I’ve realized that, instead of trying to compensate for areas where God has not gifted me, I should be focusing on the areas where God has gifted me. Instead of trying to be a flashlight and shine over a wide area, I should be like a laser and focus on the central area where God has gifted me. In Maximizing Your Effectiveness: How to Discover and Develop Your Divine Design, Aubrey Malphurs says about spiritual gifts:

“God has sovereignly made us just the way we are–God is the Architect, the Master Designer, the Potter. Whether you are an ear or an eye, 1 Corinthians 12:18 teaches, “God has arranged the parts in the body, every one of them, just as he wanted them to be.” Therefore, there is no need to be upset with our place or function in the body of Christ. Instead, there is much satisfaction in knowing we are ministering in accordance with God’s design and purpose for our lives. The key is discovering which body part you are, then functioning according to that design.”

So, the first big lesson that God has taught me is that it’s time to embrace the gifts He’s given me and realize that others in the Body will be able to minister in areas where I’m not gifted. This season of my life is a once-in-a-lifetime opportunity to harness my spiritual gifts in preparation for full-time ministry. It would be foolish and wasteful of me to try to become the spiritual equivalent of a Swiss-army Knife when God has gifted me to be something far more specific and useful. I encourage you to pray for wisdom and discernment and ask God to reveal the gifts He’s given you; then serve in those areas mightily for God’s glory and your joy.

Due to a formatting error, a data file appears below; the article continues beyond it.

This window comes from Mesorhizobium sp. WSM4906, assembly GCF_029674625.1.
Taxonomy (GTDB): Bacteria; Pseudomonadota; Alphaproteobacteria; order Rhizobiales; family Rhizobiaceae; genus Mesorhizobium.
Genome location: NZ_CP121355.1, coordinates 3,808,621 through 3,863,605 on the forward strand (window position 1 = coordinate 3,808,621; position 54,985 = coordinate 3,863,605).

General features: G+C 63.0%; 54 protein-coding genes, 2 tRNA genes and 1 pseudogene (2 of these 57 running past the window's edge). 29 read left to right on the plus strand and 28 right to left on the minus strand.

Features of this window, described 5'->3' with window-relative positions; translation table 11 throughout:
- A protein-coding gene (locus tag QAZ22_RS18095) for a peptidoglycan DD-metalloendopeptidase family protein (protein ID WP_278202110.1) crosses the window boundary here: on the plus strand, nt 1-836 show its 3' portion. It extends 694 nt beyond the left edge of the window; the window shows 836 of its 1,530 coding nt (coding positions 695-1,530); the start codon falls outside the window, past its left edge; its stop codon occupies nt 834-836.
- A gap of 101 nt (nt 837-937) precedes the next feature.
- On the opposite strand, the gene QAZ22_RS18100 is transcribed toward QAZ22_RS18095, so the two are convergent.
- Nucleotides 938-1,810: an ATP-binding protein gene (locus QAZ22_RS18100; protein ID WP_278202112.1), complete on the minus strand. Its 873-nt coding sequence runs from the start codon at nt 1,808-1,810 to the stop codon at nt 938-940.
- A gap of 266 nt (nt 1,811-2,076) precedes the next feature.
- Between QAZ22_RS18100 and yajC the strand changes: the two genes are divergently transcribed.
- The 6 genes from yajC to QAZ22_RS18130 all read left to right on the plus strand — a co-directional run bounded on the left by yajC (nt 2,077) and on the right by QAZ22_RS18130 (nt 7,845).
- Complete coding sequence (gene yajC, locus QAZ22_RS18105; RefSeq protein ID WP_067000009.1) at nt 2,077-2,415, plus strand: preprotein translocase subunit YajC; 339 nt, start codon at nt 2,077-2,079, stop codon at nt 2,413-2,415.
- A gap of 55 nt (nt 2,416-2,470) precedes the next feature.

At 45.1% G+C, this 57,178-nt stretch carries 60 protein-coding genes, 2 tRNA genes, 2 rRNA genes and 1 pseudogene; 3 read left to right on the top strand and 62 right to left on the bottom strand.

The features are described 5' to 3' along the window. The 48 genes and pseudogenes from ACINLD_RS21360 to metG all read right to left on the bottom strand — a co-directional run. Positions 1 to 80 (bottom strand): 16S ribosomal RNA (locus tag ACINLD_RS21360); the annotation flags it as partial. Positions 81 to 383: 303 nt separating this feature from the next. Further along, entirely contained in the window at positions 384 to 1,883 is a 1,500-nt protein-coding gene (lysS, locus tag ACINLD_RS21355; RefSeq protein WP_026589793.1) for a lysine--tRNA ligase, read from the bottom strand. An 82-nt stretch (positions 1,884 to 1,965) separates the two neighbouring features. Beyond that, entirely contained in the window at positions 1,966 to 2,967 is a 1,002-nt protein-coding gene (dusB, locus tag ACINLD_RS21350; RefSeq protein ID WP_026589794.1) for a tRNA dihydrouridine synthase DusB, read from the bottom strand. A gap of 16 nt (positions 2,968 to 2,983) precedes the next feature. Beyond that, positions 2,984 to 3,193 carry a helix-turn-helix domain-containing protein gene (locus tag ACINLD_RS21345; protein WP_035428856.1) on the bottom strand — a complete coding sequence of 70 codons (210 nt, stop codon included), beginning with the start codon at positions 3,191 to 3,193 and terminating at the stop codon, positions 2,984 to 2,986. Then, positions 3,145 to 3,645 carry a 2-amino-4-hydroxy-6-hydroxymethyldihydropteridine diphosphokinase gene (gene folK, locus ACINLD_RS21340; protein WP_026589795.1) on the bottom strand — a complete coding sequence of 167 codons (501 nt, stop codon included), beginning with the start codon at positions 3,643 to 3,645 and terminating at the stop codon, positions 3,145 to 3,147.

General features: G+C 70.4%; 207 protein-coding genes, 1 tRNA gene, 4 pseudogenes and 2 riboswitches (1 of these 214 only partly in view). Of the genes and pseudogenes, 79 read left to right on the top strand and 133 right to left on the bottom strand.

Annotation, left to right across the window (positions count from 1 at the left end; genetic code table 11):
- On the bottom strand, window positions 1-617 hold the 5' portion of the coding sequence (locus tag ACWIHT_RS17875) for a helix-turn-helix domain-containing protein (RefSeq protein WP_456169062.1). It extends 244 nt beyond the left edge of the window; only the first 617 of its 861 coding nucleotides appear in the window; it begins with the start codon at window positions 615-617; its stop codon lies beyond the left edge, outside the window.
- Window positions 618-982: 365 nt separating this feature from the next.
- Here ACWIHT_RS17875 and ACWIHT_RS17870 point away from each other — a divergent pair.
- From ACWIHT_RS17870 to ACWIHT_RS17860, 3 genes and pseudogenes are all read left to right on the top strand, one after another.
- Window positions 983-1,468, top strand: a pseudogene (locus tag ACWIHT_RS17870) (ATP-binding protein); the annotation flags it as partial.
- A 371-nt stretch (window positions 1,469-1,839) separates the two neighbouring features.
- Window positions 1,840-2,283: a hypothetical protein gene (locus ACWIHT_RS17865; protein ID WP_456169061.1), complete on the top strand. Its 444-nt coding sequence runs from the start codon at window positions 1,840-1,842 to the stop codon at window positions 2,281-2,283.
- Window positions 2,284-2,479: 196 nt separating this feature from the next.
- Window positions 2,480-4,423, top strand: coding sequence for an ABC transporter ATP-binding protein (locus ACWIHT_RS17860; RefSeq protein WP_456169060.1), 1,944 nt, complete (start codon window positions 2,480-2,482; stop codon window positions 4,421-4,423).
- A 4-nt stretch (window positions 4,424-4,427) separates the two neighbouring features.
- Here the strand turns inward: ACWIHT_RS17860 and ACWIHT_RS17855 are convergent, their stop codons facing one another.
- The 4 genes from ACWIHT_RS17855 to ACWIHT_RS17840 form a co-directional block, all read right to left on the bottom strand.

187 + 182 + 600 = Methuselah

(Fair warning: If you don’t care about some of the Geeky incidental details of the Bible, stop reading now.)

 

This week I start classes at Western Seminary and to prepare I’ve started doing my required readings. For one of my classes I’ll be reading through a large portion of the Old Testament (Genesis through Song of Solomon). I don’t know about you, but any time I read a list of Hebrew names, I always wonder what they mean. Do any of them mean, “he eats his boogers” or “he makes a tasty chicken sandwich”? Yesterday as I was reading Genesis 5, I took the time to look up the names in Gen 5:6-25. But before I show you what I found out, we have to do a little math, so bear with me.

In Gen 5:25, we read that Methuselah fathered Lamech when he was 187. Then, in Gen 5:28, we find out that Lamech fathered Noah when he was 182. Add those two together and you get 396… which means that Methuselah was 369 years old when Noah, his grandson, was born.

We all know what Noah is most famous for:  the Ark! Noah’s Ark, right? Well how old was Noah when the deluge came? Genesis 7:6, says that Noah was 600 years old when the flood came. So add 600 to the 396 and you get… drum roll… 969. Pretty cool, right? Yeah, not really…unless you look at Genesis 5:27 and pay attention to Methuselah’s age when he died:  969!

So why is this (debatably) interesting enough to warrant a blog post? Well, I’m glad you asked! Guess what Methuselah’s name means. Yesterday I found out that, according to The Exhaustive Dictionary of Bible Names, Methuselah can mean “Messenger of death,” ”Man of the dart,” ”A man of the javelin,” or, most commonly and most interesting “When he is dead it shall be sent.”

“When he is dead it shall be sent??” Yeah, that was his name!

What shall be sent? The flood! The year Methuselah died was the same year that God sent the flood to cleanse the earth. For almost 1,000 years, Methuselah’s name served as a warning of judgment that the flood was coming!